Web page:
Ryan Crouser competes in the Men's Shot Put Final at The Diamond League athletics competition on Sept. 8, 2021 in Zurich, Switzerland.
While enjoying the greatest year of his career, shot putter Ryan Crouser still had one more item on his “To Do” list.
“I think I can almost guarantee I’m the only two-time Olympic gold medalist and world record holder that doesn’t have a Diamond League trophy,” Crouser said before the two-day Diamond League Final in Zurich.
The 28-year-old finally checked that box Wednesday, proving that all that glitters is not only gold in his trophy case.
Crouser defeated long-time rival Joe Kovacs, who in October 2019 was the last man to beat him. Kovacs, the two-time Olympic silver medalist behind Crouser, held a brief lead after the second round. Then Crouser – with some inadvertent help from Tomas Walsh of New Zealand - found the form that has made him the most dominant and consistent shot putter of the year.
Since Kovacs won worlds, with Crouser and Walsh both only a centimeter behind, Crouser has been undefeated. This season he also broke the indoor and outdoor world records that had stood for more than 30 years and set the Olympic record in Tokyo for good measure.
In Zurich, Crouser set the meet record of 22.67 meters on his third throw, surpassing the mark of 22.60 set by Walsh in 2018. Kovacs’ second-round throw of 22.29 was good enough for second place, while Armin Sinancevic of Serbia was third (21.86) and Walsh finished fourth (21.61)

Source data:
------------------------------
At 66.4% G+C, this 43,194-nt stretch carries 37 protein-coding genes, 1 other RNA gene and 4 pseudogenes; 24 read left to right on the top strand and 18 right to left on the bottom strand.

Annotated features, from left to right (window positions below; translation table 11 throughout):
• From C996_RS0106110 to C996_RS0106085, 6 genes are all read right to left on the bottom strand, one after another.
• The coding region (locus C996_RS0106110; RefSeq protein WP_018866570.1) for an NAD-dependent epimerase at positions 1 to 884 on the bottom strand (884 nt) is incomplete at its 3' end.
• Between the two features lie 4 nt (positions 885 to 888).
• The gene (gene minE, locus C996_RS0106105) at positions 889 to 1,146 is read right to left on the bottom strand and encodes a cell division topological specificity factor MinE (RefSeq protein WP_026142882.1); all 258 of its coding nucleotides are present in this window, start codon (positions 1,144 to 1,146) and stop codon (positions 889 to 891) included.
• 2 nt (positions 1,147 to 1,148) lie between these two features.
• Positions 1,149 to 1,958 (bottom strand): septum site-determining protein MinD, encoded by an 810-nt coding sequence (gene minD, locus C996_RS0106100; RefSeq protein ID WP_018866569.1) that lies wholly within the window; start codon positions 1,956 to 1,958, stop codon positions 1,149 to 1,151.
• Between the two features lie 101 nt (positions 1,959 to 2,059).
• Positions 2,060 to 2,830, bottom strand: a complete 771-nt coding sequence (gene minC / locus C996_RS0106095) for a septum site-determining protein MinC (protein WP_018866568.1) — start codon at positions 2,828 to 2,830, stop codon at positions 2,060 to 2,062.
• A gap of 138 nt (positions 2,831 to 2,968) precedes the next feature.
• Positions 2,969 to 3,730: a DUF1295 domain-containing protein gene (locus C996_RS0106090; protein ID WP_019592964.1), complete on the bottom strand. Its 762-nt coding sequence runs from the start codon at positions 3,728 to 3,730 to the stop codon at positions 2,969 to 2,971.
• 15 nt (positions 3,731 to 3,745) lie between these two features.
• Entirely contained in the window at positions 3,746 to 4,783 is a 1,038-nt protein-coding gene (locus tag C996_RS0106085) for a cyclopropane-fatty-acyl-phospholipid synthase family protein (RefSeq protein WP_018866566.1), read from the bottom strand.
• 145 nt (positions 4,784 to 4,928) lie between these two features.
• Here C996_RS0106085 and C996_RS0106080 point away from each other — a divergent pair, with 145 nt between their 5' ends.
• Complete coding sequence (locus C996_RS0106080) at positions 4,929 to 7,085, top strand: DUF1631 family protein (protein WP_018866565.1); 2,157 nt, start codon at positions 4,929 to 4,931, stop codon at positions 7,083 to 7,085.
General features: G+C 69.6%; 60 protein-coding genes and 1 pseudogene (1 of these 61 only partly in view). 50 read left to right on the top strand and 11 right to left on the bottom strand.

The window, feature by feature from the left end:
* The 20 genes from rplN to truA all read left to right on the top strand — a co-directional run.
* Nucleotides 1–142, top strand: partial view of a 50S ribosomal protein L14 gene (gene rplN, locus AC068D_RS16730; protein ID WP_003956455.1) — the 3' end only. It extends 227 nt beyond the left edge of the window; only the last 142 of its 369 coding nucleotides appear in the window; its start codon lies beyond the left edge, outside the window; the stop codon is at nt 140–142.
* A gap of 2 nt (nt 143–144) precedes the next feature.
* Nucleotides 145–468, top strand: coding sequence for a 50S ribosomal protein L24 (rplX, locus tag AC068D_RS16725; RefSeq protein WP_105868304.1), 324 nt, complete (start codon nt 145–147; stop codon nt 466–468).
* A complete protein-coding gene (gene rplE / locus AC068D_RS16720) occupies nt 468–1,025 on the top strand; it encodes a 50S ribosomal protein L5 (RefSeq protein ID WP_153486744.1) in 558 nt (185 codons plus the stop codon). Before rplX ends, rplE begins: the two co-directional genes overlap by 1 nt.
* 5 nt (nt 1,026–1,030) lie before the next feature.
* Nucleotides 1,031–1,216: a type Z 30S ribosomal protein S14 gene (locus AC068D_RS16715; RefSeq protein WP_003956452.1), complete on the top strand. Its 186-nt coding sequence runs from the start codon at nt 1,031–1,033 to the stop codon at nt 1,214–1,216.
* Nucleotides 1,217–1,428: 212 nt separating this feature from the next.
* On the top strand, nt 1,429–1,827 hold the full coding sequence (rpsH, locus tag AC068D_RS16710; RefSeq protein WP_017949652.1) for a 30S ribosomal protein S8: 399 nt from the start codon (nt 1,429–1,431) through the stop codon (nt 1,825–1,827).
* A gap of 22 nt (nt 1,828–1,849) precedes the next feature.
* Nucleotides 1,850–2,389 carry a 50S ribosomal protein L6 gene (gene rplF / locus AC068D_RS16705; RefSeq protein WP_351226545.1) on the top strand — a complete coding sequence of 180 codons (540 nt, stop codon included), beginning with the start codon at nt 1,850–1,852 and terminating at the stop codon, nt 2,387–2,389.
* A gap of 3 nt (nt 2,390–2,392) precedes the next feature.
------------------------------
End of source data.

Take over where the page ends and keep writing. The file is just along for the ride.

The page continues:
While Crouser broke Walsh’s record, the New Zealander broke something else: the toe board on the temporary ring in front of Zurich’s historic opera house, which was the setting for the first day of the meet.
After Walsh broke the toe board in the third round, picking it up and holding it aloft as if were the Diamond League trophy, there was a delay while it was repaired.
That gave Crouser time to regroup after he said, “I had a little bit of a struggle early.”
Crouser said he actually felt too good and “was just a little bit overzealous and rushing my throws, so I had to tone it back down. Tom Walsh breaking the toe board might not have been the worst thing for me because it made me just settle down and calm down and really execute.”
Crouser added that he thought some of the athletes were disappointed by the break in the action, but that “It was kind of a blessing in disguise for me,” he said.
After his winning throw, Crouser fouled on his fourth attempt and then exceeded 22 meters on his final two tosses (22.29 and 22.30).
Kovacs, who won the 2019 worlds on a mighty sixth throw, could only muster a heave of 21.42 on his final attempt.
However, Crouser will not get the automatic bid to the next world championships that usually comes with a Diamond League title. Because Kovacs, who is from the same country, is the reigning world champion in that event, he gets the bye to Eugene, Oregon, which will host the first track and field worlds on U.S. soil
The way Crouser has been throwing, though, he shouldn’t be worried about securing one of the other three spots for worlds, which will be held just down the road from his hometown of Boring, Oregon. Team USA will have a maximum of four competitors at worlds.
“It’s been a fantastic year,” said Crouser, who will finish his season at a meet in Zagreb. “I’m just so happy and honored to be able to have this be my job and be able to compete all around the world.”
He also had no issues with competing on a temporary ring, even if it did turn out to be flimsier than expected. “I spent last year throwing off of a plywood board,” said Crouser.